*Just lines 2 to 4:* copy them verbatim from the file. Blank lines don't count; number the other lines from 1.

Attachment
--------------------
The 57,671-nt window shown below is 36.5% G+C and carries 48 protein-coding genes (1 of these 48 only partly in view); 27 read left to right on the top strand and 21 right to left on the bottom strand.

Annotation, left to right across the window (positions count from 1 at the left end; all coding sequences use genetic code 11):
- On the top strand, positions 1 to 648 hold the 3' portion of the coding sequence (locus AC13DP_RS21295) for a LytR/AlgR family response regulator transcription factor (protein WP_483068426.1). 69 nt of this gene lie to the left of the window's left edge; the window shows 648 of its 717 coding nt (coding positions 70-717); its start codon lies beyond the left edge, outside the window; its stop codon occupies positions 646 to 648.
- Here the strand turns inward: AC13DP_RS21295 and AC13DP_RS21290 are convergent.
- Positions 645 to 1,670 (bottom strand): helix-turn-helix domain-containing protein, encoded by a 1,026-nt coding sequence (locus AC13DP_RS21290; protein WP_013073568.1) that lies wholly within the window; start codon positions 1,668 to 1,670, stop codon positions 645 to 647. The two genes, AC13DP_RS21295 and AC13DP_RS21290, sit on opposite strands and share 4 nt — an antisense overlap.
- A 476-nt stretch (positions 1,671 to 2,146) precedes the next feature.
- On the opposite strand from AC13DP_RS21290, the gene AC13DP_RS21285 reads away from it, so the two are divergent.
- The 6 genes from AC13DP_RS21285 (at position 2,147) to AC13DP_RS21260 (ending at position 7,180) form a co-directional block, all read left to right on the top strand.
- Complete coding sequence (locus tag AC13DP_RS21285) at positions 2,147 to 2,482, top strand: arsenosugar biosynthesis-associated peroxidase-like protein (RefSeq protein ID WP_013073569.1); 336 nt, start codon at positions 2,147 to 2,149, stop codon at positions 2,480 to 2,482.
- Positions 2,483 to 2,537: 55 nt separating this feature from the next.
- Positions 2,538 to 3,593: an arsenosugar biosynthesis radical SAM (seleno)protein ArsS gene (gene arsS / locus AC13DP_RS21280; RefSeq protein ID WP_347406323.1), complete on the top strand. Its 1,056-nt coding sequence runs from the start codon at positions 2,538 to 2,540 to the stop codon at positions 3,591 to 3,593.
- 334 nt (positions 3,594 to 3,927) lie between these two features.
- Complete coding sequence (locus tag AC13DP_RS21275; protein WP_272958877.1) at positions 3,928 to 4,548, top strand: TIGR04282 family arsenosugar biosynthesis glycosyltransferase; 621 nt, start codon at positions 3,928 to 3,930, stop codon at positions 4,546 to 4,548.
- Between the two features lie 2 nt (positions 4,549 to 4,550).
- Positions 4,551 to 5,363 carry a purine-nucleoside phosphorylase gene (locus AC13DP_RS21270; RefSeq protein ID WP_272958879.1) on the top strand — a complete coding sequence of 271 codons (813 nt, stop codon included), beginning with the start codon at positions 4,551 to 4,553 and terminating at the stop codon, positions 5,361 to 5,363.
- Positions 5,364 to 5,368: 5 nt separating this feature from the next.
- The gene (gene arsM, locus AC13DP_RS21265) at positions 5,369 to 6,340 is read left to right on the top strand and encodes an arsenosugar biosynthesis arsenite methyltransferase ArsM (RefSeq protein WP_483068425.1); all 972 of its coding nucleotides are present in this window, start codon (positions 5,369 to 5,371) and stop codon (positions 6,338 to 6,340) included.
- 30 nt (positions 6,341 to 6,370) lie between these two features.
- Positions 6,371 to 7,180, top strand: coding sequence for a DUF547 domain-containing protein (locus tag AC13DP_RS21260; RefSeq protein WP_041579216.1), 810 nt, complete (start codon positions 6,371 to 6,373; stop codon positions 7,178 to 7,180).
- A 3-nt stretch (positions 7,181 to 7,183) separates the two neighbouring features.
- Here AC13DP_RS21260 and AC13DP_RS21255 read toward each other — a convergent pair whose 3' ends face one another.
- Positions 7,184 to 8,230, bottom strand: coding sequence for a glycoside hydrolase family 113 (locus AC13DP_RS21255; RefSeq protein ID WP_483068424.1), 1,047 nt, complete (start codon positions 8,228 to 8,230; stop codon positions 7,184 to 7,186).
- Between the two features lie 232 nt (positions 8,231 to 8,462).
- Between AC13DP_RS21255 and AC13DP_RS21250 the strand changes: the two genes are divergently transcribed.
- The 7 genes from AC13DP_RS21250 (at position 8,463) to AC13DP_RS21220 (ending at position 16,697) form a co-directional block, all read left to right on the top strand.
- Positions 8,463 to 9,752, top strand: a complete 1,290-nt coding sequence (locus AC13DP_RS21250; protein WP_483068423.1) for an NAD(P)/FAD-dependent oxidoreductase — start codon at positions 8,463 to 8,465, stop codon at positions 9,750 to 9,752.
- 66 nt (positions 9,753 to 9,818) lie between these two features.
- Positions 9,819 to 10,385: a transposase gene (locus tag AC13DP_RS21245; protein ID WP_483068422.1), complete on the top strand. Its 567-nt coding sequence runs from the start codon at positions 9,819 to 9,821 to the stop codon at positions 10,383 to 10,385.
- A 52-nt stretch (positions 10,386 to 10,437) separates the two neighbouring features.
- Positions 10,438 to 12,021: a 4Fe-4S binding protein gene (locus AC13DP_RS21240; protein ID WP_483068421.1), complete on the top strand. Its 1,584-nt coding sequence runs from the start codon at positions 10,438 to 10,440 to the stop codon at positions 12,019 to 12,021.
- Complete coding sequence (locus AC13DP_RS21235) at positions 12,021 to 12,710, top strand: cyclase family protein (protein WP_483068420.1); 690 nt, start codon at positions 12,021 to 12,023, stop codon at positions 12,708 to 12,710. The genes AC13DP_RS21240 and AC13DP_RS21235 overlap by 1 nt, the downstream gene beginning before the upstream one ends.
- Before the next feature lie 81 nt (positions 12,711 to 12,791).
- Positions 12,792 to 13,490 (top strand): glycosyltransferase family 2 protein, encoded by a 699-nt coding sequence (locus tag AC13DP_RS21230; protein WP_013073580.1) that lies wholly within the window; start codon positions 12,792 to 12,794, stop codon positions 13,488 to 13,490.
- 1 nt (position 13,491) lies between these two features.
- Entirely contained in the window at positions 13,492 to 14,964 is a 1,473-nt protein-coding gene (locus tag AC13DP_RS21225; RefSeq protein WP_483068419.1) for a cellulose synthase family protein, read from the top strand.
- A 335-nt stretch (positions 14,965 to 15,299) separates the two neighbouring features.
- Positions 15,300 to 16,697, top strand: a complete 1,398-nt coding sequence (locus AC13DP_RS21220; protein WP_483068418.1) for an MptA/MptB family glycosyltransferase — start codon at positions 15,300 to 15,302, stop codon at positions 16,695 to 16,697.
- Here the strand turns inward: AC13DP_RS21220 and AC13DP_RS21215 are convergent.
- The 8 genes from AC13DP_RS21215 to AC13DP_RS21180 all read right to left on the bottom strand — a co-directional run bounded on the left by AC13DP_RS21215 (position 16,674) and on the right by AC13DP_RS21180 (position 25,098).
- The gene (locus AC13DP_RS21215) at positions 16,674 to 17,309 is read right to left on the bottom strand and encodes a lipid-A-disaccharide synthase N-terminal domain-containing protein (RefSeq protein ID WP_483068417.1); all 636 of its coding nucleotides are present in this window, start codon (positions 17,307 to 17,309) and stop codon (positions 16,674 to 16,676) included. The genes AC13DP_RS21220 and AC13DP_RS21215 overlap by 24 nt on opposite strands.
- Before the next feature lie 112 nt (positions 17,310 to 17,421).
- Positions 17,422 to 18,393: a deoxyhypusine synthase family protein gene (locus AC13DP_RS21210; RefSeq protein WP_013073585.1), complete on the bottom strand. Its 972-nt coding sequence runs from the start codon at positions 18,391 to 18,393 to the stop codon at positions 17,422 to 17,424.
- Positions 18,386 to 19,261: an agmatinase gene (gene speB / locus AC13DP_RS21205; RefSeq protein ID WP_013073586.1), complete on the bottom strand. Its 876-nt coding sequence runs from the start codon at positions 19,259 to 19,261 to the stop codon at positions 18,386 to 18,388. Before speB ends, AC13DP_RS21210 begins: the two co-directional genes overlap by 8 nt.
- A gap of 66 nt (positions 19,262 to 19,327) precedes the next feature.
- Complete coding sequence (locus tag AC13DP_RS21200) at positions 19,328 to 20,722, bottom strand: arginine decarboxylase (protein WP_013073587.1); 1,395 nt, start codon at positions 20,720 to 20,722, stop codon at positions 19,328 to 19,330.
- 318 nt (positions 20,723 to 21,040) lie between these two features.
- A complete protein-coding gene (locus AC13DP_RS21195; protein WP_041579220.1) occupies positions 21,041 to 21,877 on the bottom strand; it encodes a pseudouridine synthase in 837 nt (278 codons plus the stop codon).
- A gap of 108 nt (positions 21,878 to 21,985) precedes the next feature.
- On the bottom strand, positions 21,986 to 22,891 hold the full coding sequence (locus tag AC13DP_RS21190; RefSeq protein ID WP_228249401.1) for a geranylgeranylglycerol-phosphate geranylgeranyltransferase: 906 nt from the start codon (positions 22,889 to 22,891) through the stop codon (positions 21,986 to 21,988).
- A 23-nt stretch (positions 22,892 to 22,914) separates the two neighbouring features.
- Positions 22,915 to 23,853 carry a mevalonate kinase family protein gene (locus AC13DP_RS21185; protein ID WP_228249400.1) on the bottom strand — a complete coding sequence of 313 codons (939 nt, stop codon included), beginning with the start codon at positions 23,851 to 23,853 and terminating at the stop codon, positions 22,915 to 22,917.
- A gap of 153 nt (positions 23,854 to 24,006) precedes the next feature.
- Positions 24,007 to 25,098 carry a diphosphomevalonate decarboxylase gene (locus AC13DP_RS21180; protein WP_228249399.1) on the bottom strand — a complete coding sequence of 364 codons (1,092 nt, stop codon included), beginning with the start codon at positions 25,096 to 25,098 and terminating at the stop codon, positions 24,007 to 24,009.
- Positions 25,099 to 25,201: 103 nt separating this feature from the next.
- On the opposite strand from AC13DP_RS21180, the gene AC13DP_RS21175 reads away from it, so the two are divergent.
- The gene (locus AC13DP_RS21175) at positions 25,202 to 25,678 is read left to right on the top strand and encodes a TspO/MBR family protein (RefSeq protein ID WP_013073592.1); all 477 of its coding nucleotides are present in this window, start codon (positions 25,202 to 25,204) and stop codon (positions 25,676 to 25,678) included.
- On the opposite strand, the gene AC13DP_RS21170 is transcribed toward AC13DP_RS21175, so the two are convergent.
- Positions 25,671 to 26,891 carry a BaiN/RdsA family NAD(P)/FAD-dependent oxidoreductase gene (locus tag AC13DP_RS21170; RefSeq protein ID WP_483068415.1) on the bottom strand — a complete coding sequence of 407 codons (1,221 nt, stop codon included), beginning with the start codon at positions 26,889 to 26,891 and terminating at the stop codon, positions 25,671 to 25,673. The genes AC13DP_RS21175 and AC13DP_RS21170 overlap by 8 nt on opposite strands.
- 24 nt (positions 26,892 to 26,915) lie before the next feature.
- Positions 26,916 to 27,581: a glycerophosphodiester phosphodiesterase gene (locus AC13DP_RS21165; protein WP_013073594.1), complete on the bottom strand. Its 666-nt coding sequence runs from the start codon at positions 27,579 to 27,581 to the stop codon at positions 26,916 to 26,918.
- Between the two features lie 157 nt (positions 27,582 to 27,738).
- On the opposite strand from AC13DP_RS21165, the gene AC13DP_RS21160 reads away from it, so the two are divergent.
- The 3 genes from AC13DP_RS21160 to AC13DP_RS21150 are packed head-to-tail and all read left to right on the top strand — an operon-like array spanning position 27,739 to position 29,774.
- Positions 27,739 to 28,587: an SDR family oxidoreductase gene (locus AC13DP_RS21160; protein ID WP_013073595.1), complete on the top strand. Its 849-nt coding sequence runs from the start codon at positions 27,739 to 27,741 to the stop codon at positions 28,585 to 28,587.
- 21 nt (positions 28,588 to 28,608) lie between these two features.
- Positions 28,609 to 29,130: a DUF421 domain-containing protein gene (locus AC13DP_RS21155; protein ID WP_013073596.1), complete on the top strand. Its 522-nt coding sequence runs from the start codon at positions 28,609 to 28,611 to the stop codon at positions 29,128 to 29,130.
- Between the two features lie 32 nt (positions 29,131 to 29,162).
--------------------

Annotation, left to right across the window (positions count from 1 at the left end; all coding sequences use genetic code 11):
- On the top strand, positions 1 to 648 hold the 3' portion of the coding sequence (locus AC13DP_RS21295) for a LytR/AlgR family response regulator transcription factor (protein WP_483068426.1). 69 nt of this gene lie to the left of the window's left edge; the window shows 648 of its 717 coding nt (coding positions 70-717); its start codon lies beyond the left edge, outside the window; its stop codon occupies positions 646 to 648.
- Here the strand turns inward: AC13DP_RS21295 and AC13DP_RS21290 are convergent.